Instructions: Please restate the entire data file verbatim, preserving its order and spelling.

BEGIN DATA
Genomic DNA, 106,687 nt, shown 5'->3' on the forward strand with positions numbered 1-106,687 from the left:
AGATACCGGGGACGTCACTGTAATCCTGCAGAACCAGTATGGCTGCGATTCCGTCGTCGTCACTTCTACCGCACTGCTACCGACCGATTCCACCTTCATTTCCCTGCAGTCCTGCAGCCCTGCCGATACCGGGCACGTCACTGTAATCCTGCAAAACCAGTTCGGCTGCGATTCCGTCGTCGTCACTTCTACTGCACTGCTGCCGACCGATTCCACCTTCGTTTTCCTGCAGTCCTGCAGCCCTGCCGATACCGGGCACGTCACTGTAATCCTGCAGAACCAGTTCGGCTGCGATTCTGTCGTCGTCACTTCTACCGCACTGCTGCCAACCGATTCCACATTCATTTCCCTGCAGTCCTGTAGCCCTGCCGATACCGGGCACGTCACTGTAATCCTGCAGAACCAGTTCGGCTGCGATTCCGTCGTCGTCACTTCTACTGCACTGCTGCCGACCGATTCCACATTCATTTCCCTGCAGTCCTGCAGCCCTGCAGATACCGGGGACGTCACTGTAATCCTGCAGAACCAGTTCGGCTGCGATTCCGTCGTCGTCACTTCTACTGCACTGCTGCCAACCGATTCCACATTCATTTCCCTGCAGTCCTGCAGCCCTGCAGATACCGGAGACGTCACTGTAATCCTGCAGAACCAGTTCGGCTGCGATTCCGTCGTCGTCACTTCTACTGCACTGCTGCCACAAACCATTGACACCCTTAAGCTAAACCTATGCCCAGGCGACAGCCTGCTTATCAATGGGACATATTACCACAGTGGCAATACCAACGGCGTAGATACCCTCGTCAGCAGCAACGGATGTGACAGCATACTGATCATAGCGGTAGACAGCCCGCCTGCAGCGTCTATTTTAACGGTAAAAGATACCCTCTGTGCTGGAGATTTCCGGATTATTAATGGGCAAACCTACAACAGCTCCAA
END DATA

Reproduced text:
Genomic DNA, 106,687 nt, shown 5'->3' on the forward strand with positions numbered 1-106,687 from the left:
AGATACCGGGGACGTCACTGTAATCCTGCAGAACCAGTATGGCTGCGATTCCGTCGTCGTCACTTCTACCGCACTGCTACCGACCGATTCCACCTTCATTTCCCTGCAGTCCTGCAGCCCTGCCGATACCGGGCACGTCACTGTAATCCTGCAAAACCAGTTCGGCTGCGATTCCGTCGTCGTCACTTCTACTGCACTGCTGCCGACCGATTCCACCTTCGTTTTCCTGCAGTCCTGCAGCCCTGCCGATACCGGGCACGTCACTGTAATCCTGCAGAACCAGTTCGGCTGCGATTCTGTCGTCGTCACTTCTACCGCACTGCTGCCAACCGATTCCACATTCATTTCCCTGCAGTCCTGTAGCCCTGCCGATACCGGGCACGTCACTGTAATCCTGCAGAACCAGTTCGGCTGCGATTCCGTCGTCGTCACTTCTACTGCACTGCTGCCGACCGATTCCACATTCATTTCCCTGCAGTCCTGCAGCCCTGCAGATACCGGGGACGTCACTGTAATCCTGCAGAACCAGTTCGGCTGCGATTCCGTCGTCGTCACTTCTACTGCACTGCTGCCAACCGATTCCACATTCATTTCCCTGCAGTCCTGCAGCCCTGCAGATACCGGAGACGTCACTGTAATCCTGCAGAACCAGTTCGGCTGCGATTCCGTCGTCGTCACTTCTACTGCACTGCTGCCACAAACCATTGACACCCTTAAGCTAAACCTATGCCCAGGCGACAGCCTGCTTATCAATGGGACATATTACCACAGTGGCAATACCAACGGCGTAGATACCCTCGTCAGCAGCAACGGATGTGACAGCATACTGATCATAGCGGTAGACAGCCCGCCTGCAGCGTCTATTTTAACGGTAAAAGATACCCTCTGTGCTGGAGATTTCCGGATTATTAATGGGCAAACCTACAACAGCTCCAA